Photo by Alessandro Bogliari on Unsplash
Volenti non fit injuria (or to one who is willing a wrongful act cannot be done) is one of the most common defences used to defeat a claim for negligence. I very often refer to this defence as hell mend you! You have knowingly and willingly placed yourself in harm’s way and you have no one to blame but yourself for anything bad that happens to you.
I always remember telling my students the cautionary tale of the unfortunate man who was visiting Mexico City Zoo. He accidentally dropped his mobile phone into the Lions’ Den. The beasts appeared to be sleeping, so our foolhardy friend jumped into the Den in an attempt to retrieve said phone. At that point, he received a call on his phone; one of the lions woke up; saw an intruder in its territory …
… I think you can guess the end of the story. Our hapless friend was taken out of the Den barely alive. Volenti non fit injuria anyone?
Recently, a number of stories have appeared in the media which made me think about this defence.
Both stories involve the sport of cricket. In the first incident, a player (Steve Smith) was injured during The Ashes Tournament and, in the second incident, an umpire (referee) died as the result of injuries sustained during a cricket match.
Links to these stories can be found below:
A range of sports (cricket included) involve a certain amount of risk to the participants, referees and, on occasion, the spectators. It has not been unknown for players and referees to be injured because the sport is of the contact variety. Spectators of golf, football and tennis are also not immune from the occasional injury – especially if they are close to the action.
This is where the defence of volenti non fit injuria may be applicable to such situations. The essence of this defence is that the pursuer (or injured party) has, with full knowledge of the facts, voluntarily assumed and accepted the risk of injury and, in this way, has absolved the defender of the consequences of the defender’s breach of duty.
The defender still owes a duty of care but the chain of causation has been broken by the pursuer voluntarily undertaking the risk.
In sporting situations, of course, the participants must stay within the normal, ordinary rules of the game to benefit from this defence. Deliberate acts of aggression or violence or bad temper by a player which cause injury (up to and including death) would almost certainly not be covered by the defence.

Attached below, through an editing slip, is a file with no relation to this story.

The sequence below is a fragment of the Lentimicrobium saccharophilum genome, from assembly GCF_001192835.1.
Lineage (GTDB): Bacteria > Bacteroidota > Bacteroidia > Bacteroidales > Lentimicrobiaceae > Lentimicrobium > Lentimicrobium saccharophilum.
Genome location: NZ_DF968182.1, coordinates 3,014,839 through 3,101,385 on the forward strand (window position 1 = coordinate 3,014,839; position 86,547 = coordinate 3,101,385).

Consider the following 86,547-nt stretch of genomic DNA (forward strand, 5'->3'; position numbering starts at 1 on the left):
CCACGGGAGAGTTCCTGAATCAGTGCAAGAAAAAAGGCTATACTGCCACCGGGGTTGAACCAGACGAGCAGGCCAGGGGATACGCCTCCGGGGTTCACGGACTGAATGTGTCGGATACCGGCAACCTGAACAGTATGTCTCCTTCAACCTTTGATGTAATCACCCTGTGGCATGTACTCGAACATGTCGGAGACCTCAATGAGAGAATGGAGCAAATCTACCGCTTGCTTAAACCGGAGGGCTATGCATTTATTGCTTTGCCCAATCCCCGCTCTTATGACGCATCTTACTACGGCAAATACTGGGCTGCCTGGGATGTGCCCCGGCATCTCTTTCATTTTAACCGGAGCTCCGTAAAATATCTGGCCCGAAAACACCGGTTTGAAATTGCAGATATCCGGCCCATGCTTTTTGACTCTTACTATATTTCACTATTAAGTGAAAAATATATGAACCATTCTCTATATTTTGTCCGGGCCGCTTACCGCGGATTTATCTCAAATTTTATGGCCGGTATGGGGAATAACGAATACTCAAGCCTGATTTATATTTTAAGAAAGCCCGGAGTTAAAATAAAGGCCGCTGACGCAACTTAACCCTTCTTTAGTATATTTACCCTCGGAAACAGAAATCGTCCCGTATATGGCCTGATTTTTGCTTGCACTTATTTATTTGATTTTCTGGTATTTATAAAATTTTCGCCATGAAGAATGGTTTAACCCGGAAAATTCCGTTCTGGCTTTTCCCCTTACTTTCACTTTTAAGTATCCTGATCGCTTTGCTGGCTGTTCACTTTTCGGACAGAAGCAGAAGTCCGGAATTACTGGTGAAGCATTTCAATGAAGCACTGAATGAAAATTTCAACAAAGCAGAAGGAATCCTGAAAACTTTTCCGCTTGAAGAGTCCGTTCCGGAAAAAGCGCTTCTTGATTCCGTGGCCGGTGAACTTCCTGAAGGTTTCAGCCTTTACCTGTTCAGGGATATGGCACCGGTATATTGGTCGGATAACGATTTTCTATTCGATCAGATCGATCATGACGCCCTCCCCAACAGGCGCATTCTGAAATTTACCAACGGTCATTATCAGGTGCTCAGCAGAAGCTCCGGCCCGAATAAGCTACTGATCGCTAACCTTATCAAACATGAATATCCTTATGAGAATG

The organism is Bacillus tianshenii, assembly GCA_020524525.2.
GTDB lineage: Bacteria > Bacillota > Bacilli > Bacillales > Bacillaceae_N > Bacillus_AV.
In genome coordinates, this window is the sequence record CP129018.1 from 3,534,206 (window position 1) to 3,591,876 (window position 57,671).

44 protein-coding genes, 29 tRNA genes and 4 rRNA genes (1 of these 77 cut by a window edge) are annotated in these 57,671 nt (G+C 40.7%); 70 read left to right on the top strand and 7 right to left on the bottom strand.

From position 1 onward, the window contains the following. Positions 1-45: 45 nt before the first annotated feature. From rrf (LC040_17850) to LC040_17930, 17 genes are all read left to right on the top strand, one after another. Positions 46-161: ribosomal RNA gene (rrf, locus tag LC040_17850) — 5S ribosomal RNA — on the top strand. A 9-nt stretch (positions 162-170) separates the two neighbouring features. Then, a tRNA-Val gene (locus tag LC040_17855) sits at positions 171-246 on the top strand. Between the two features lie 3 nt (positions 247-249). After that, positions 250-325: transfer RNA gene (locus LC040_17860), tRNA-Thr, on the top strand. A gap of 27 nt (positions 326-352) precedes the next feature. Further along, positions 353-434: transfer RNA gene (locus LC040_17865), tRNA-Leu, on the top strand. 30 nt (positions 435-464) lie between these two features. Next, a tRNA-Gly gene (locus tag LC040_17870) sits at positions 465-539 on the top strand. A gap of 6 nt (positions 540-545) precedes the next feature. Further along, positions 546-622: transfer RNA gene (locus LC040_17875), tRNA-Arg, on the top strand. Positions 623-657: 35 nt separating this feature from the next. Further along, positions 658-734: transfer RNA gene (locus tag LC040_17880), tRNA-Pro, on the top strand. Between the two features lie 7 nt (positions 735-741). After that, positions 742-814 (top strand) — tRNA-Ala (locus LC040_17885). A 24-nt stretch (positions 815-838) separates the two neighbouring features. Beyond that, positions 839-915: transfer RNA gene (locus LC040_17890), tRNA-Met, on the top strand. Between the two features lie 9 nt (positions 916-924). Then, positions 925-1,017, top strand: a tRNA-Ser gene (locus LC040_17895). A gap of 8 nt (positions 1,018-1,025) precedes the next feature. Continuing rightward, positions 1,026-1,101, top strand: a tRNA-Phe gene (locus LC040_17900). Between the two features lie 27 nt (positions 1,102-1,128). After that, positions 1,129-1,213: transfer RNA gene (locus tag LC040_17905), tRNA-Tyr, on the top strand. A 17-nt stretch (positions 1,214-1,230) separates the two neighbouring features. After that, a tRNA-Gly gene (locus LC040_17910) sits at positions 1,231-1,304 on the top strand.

In 1995, the British tennis player, Tim Henman (and his doubles partner) were disqualified from Wimbledon after Henman had hit a ball girl (they are still referred to using this description – apparently) with a tennis ball. This occurred in a moment of frustration when Henman hit the ball with his racket. The young woman received a blow to her ear when the ball made contact. In some respects, Henman was lucky to escape with disqualification alone:
“The rules precisely state that a player must be in control of his actions on court, and in such cases there is no choice but to default automatically on the basis of unsportsmanlike conduct. The ball-girl, Caroline Hall, has been taken home and will undergo a thorough medical examination. Tim Henman is extremely upset about this freak accident, and although rare, the rules clearly state that default is the only course of action in cases of this nature.”
Yes, the injured party may have accepted the risks associated with this type of employment at Wimbledon, but surely not totally reckless actions from a player who should have known and behaved in a better fashion.
A link to this story as reported by The Independent can be found below:
There are several well known cases dealing with the defence of volenti non fit injuria:
ICI v Shatwell  AC 656 the pursuer and his brother were explosives experts who, contrary to instructions issued by their employer, agreed to test their detonators before returning to a safety shelter. There was an explosion and pursuer was injured while his brother was killed.
Held: by the House of Lords that the employer could successfully plead volenti as the pursuer and his brother had agreed to run the risk of injury by not returning to the safety shelter.
Morris v Murray  2 QB 6 the pursuer and defender had been consuming a large amount of alcohol throughout the course of the day. The defender, a qualified pilot, then made a suggestion to go for a ride in his light aircraft and the pursuer readily assented to this (in fact, he drove them both to the airfield). Both parties got into the plane and the pilot flew it away from the airfield. The plane later crashed, killing the pilot in the process and severely injuring the pursuer. A post mortem later established that the defender had drunk in the region of 17 whiskies. The pursuer raised an action in damages against the defender’s estate.
Held: by the English Court of Appeal that the pursuer’s action should fail because the legal representatives of the defender’s estate successfully pleaded the defence of volenti non fit injuria. Although the pursuer had been drunk, he was not insensible and he knew exactly what he was doing – he had voluntarily accepted the risks of getting into a plane with a drunk pilot. In fact, the pursuer had assisted the pilot to get the plane ready for take-off!
Related Blog article:
Volenti non fit injuria? (or hell mend you!)
Copyright Seán J Crossan, 9 December 2019